Having become an adult in recent years, my focus has shifted. While I previously played video games to emulate the experience of having an adventure beyond the familiar, becoming a member of the working class has fulfilled that need in unexpected ways. Sure, work has it's definite downsides, not the least of which was waking up 05:30 each morning in the freezing cold to prepare for the day ahead, but the experience of being in a team of people working for a cause was exhilarating.

Does this mean games are not my thing anymore? Absolutely not. I still very much love pop culture, albeit for different reasons. Instead of using them to have adventures I thought wouldn't be possible for me, I now play them to stimulate my need to solve problems. I want to play games in order to analyse things, whether real or fictional, be they frustrating problems one has to overcome in order to advance, or the dilemmas facing the characters as they traverse the narrative laid before them.

It is also for this reason, starting end of July, that my site will have another URL change, and a wider focus. Instead of just video games, we will look at whatever else piques my interest. Be it moral discussions about the content of pop culture, views on the internet and security (a field I've recently delved into), the censorship of free speech, or my deep views on Christianity, there's plenty one can talk about once the site goes through another cycle of it's "guided evolution".

One of these things, is a daily Journal post. It's a necessity for someone like me, who has an overactive mind always pondering things. Whereas I previously used Facebook for some of my thoughts, I'll instead use this site. What will I talk about? I don't know. Video games perhaps. Or maybe the events of the day, a discovery I made about life, the universe, and everything. Heck, even turkeys are now a viable topic. I mean, what's with them?

Part of the fun of running this site is that it's equally as unpredictable for me as it is for you. While this would be a recipe for disaster if I was actually trying to run a major tabloid site like IGN, a blog is much more open for experimentation. Hopefully this experimentation will evolve into something concrete for a big site, but even if it doesn't, it's not the biggest deal. At least it will be fun, and that's something it hasn't been in quite some time.

So enough blabbering, let's get to it!

June 04, 2017

Civilization V Christian Review


Not Pictured: Gandhi firing his nukes at you. Because "world peace"! :)


Violence: Soldiers are depicted akin to chess pieces; by moving into the space occupied by an enemy to capture (kill) them: Combat is shown, with swords and spears slashing and jabbing at enemies, who fall over and die bloodlessly. Arrows kill enemies at a distance, and much later in the game, rifles. Said rifles are depicted firing weapons with bangs and muzzle fire, with enemies merely collapsing upon being shot.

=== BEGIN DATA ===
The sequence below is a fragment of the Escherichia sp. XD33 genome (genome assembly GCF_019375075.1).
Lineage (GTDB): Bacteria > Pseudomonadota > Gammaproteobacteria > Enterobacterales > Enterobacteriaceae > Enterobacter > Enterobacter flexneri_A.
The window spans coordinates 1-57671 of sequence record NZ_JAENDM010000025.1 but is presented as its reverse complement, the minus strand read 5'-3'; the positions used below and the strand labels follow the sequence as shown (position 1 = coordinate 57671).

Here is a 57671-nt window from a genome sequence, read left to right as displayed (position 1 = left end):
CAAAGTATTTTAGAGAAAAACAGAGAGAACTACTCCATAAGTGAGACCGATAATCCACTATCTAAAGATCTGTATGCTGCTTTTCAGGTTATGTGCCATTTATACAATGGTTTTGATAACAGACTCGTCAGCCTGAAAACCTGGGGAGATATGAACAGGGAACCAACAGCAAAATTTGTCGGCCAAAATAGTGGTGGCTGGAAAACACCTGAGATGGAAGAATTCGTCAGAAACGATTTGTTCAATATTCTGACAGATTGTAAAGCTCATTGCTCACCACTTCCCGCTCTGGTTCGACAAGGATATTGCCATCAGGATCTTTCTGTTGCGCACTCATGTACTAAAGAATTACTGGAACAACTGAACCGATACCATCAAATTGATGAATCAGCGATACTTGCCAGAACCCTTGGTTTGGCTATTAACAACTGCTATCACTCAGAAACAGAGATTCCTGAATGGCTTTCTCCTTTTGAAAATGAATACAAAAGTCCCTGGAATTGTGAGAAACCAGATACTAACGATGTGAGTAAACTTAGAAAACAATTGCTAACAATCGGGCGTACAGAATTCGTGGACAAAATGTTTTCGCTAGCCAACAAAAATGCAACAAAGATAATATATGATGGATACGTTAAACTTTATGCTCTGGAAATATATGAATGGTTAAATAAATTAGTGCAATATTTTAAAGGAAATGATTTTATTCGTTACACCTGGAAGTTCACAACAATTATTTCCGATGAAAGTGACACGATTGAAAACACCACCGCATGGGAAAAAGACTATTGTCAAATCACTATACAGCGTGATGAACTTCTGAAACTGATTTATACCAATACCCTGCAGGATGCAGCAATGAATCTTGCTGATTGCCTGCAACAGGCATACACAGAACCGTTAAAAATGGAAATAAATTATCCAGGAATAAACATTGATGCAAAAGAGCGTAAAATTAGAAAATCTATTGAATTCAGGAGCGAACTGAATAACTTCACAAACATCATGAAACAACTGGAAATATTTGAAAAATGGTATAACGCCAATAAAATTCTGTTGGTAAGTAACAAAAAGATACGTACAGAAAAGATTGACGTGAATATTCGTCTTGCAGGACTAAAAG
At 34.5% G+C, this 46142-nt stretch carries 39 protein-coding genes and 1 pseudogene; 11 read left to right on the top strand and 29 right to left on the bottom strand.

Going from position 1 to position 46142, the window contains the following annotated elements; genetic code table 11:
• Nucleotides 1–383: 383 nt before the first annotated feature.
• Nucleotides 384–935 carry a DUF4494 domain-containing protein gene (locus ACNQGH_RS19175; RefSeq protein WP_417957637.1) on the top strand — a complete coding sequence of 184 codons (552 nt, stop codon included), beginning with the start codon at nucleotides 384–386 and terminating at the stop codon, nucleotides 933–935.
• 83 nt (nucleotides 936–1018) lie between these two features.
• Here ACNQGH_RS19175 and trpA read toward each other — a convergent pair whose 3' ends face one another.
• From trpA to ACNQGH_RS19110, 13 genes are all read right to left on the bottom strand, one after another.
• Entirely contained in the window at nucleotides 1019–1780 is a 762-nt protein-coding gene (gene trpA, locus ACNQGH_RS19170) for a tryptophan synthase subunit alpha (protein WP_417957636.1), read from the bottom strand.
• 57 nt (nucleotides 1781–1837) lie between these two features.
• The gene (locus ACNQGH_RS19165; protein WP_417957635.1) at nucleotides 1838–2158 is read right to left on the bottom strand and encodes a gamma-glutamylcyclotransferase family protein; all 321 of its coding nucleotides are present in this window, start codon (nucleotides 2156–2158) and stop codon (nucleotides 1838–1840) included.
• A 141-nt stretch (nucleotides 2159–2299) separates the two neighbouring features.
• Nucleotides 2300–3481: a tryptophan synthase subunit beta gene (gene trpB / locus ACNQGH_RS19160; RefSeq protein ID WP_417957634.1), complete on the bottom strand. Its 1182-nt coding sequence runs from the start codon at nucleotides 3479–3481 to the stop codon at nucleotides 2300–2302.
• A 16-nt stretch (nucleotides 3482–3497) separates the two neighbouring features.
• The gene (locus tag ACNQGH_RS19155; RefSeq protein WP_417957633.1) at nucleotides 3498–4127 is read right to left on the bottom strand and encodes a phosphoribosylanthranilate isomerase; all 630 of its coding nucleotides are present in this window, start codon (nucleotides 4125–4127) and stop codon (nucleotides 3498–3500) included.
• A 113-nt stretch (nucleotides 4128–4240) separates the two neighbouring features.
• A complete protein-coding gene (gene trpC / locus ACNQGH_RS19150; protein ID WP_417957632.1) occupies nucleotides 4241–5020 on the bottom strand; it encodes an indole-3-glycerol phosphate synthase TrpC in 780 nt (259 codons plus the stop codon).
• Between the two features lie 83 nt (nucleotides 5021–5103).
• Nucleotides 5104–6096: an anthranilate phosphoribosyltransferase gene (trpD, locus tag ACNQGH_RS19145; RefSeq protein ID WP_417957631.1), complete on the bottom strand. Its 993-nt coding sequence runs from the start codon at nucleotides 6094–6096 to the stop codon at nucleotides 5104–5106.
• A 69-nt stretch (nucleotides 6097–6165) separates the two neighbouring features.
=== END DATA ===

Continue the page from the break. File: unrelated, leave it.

Sex/Nudity: One of the leaders in the game, Catherine the Great, has a dress showing cleavage.

Language: According to the ESRB, a few instances of mild language. During my time with this game, I did not encounter such content.

Spiritual Content: When researching new technologies, excerpts and from religious texts and quotes of religious leaders are read, often referring to God, philosophy, or morality. Quotes from the Bible are common, with references to the Quran, Bhagavad Gita, Buddhism, and more. These quotes are objective and don’t place one religion ahead of another, only serving to add to the game’s sense of cultural awareness.

Drug Content: Reference to an opium drug trade.

Morality: Depends purely on the player. One can either massacre every single civilization in existence, or attempt to live in harmony with everyone. There’s no right or wrong way to play the game; only the way you choose to play.

Review: 8.0

Conquer the World, Go to Space, Bring About World Peace, or Fade into History…

A brilliant game in many respects, Civilization V falters a tad bit compared the previous instalment in the simple regard of keeping your attention through to the end.

Gameplay: Taking the 4X style of gameplay (eXplore, eXpand, eXploit, eXterminate) and putting a new yet rather simplistic twist on it, Civ V nevertheless manages to be highly addictive in its fast-paced style of gameplay. The late game falters a little, especially due to the fact that it can get repetitive. Upgrade this, research that, avoid getting annihilated by Gandhi again, etc, etc, oh the game's done. Wow, third place. Good thing there's only three Civilizations.

It should be noted that the expansion Brave New World, which I haven't played, addresses this late game's dullness. As we are reviewing the base game, however, this is a definite negative point.

Audiovisual: Civ V has an interesting visual style a la Atlas Shrugged. The game’s voiceovers are adequate and non-invasive, adding flavour to the culture-based gameplay. Graphically, the game is still quite stunning, even if it is questionably demanding on your hardware once world leaders are introduced.

Replay Value: This is why you buy the game in the first place. Highly addictive, chaotic, intense, and sometimes hilarious, Civ V will have you coming back for more in no time.

Conclusion: Having only a few areas of concern for parents, Civ V is educational and family friendly for the most part. The violence is not graphic, and while some of the game’s historical references might be unsettling for younger gamers, it is not done in an overtly graphic way.

Verdict:

For Violence and Thematic Elements